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Nanoimaging for cell dynamics and quantitative biology

Permanent staff
Antigoni Alexandrou (senior research scientist - CNRS)
Cédric Bouzigues (assistant professor - Polytechnique)
Nicolas Olivier (research scientist - CNRS)
Rivo Ramodiharilafy (assistant engineer - Polytechnique)

Postdocs / contracts
Pascal Preira
Maximilian Richly

Ph.D. students
Chao Yu
Helene Lazareth
Nicolas Petri
Thi Thuy Hoang

Master students



Position proposals

Ph. D. Thesis/Internship proposal: In vivo detection of reactive oxygen species using multifunctional luminescent nanoparticles

Applications from highly talented and motivated candidates are encouraged.


Research topics

We develop non-blinking single-molecule labels and sensors based on lanthanide-ion doped nanoparticles and use them for studying toxin-cell interaction and toxin receptor confinement in the cell membrane, and hydrogen peroxide production in signaling processes, respectively. We also develop and use microfluidic devices to produce asymmetric stimulation of cells and induce controlled deoxygenation of red blood cells in microfluidic droplets.

These nanoparticles are particularly attractive for single-molecule tracking applications (Nano Lett. 2004, Phys. Rev. Lett. 2009): they are synthesized directly in water, present high photostability and no blinking, narrow emission linewidths independent of nanoparticle size, and long excited state lifIntracellular H2O2 detection using Eu-doped nanoparticlesetimes which are useful for retarded detection schemes and FRET applications (J. Phys. Chem. B 2006). We furthermore discovered that Eu-doped nanoparticles are oxydant probes and can be used for quantitative time-resolved intracellular H2O2 detection with spatial resolution (Nat. Nanotech. 2009, Chem. Biol. 2014).  

We demonstrated that these nanoparticles are detectable individually and that their size can be accurately determined from their luminosity (Appl. Phys. Lett. 2006). We have shown that nanoparticles functionalized with guanidine groups specifically target sodium channels and can be imaged individually on living cardiomyocytes (Nano Lett. 2004). We then implemented a more general nanoparticle-protein coupling scheme and counted the number of proteins coupled to individual nanoparticles (J. Am. Chem. Soc. 2007).


Nanoparticles labeling sodium channels on the membrane of a frog cardiomyocyte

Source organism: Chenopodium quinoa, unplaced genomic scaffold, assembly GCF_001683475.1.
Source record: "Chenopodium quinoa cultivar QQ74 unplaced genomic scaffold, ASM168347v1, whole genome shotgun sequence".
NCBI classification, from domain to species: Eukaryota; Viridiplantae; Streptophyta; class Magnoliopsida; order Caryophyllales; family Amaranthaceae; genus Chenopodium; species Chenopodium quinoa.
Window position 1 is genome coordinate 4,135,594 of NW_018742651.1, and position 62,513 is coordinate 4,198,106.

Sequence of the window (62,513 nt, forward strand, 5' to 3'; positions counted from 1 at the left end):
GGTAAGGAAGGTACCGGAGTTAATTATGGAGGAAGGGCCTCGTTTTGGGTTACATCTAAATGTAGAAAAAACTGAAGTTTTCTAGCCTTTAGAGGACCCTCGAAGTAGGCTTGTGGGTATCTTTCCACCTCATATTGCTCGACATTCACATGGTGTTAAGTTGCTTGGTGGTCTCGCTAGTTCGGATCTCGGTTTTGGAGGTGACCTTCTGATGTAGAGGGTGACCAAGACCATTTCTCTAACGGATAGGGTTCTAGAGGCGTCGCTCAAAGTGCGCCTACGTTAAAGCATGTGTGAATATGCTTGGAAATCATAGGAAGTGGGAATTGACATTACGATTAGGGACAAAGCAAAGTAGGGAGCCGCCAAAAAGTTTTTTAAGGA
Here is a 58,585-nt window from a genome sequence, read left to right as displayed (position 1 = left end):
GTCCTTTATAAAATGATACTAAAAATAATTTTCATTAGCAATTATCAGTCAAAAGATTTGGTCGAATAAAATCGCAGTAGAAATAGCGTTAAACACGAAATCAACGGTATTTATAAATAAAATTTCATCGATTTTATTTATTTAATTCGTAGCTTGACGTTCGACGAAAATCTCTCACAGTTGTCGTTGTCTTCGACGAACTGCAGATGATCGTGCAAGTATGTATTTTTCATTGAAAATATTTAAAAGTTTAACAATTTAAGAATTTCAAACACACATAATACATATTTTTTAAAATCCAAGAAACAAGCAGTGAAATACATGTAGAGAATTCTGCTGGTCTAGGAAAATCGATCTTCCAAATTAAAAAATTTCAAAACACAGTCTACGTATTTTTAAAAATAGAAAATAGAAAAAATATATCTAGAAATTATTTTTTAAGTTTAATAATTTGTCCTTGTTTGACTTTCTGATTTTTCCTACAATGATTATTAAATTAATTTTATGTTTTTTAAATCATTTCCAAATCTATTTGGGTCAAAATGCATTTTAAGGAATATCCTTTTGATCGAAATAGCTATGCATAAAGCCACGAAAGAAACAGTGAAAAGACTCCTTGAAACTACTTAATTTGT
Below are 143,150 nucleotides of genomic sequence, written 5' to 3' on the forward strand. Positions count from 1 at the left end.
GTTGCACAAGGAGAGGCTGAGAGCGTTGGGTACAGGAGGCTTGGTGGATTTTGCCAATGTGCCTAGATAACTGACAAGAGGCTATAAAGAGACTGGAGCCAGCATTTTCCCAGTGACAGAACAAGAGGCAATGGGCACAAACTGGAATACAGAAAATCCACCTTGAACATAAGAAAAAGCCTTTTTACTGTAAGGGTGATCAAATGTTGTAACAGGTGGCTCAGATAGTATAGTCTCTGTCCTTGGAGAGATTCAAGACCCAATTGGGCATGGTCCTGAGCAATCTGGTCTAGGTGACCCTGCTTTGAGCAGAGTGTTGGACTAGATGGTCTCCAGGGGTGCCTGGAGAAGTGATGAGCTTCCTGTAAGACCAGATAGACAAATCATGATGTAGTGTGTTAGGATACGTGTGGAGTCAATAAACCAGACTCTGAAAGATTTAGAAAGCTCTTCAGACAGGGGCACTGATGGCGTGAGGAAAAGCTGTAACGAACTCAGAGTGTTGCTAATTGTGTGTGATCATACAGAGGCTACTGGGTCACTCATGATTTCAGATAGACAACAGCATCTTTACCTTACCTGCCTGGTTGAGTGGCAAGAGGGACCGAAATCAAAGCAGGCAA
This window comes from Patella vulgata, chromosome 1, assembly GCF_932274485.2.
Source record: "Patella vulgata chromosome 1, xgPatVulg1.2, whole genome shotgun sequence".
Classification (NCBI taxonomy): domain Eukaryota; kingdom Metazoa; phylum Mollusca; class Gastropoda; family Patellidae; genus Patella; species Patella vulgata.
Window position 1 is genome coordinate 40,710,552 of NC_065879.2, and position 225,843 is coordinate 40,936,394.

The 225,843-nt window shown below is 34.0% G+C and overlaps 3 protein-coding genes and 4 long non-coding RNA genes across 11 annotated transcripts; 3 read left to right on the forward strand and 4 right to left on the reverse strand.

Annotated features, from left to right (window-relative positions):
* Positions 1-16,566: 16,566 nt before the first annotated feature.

We now use peptidic toxins (family of oligomerizing and pore forming toxins) labeled by Eu-doped nanoparticles to investigate their interaction with cells: binding to receptors on the cell membrane and receptor motion inside membrane microdomains. Novel single-molecule trajectory analysis techniques based on Bayesian inferences can extract the force field felt by the receptor (Phys. Rev. Lett. 2009, Biophys. J. 2010, 2012). These toxins can thus also be viewed as tools for investigating the membrane organization.

Low concentrations of reactive oxygen species and, in particular hydrogen peroxide (H2O2), mediate numerous signaling processes in the cell. We measured the differences in the timing of intracellular H2O2 production triggered by different signals using Eu-doped nanoprobes (Nat. Nanotech 2009). We are now using this novel sensor to investigate the role of receptor transactivation and asymmetric stimulation in migration and contraction processes (Chem. Biol. 2014).  


Dynamics of sickle red blood cells in microfluidic channels

Microfluidics offers the opportunity of generating controlled model environments reproducing physiological conditions while using minimal amounts of sample solutions. In particular, microfluidic channels are ideal for the study of blood cells in conditions approaching those of the blood flow.

We investigate the dynamics of red blood cells in the case of sickle cell disease, a genetic disease involving a single point mutation of the oxygen-carrying protein, hemoglobin. This mutation induces hemoglobin polymerization upon de-oxygenation which leads to a decrease in the deformability of red blood cells. This in turn leads to painful, vaso-occlusion episodes, organ damage and a shortened lifespan. We have implemented an innovating microfluidic platform that can generate cycles of oxygenation-deoxygenation close to the physiological ones to study this disease at the single cell level. Using polarization microscopy, we detect the hemoglobin polymerization by the birefringence it induces and study the behavior of numerous single red blood cells and the effect of important parameters and inhibitor molecules. This study should bring insight into the molecular mechanisms of the disease and help develop new therapeutic approaches.        


Related publications


Former members :

Rachid Rezgui (Ph. D. student, 2010-2013) 
Paul Abbyad (Post-doc, 2008-2012)
Markus Schöffel (Ph. D. student, 2009-2012)
Silvan Türkcan (Ph. D. student, 2007-2010 and post-doc 2011-2012)
Thanh-Liêm Nguyên (Ph.D. student, 2006-2009)
Didier Casanova (Ph. D. student, 2004-2007)
Egidius Auksorius (Marie-Curie exchange Ph. D. student, 2004)
Undergraduate students : G. Demangeon (2006), T. Amirtha (2005), T. Kourkoutsaki


Collaborations :

T. Gacoin, J.-P. Boilot, Lab. of condensed matter physics (Ecole Polytechnique, Palaiseau)
J.-M. Allain, Lab. de Mécanique des Solides (Ecole Polytechnique, Palaiseau)
M. Popoff, Unité Bactéries Anaérobies et Toxines (Institut Pasteur, Paris)
J.-B. Masson, M. Vergassola, Physics of Biological systems (Institut Pasteur, Paris)
P.-L. Tharaux, INSERM U970, Centre de Recherche Cardiovasculaire de Paris-PARCC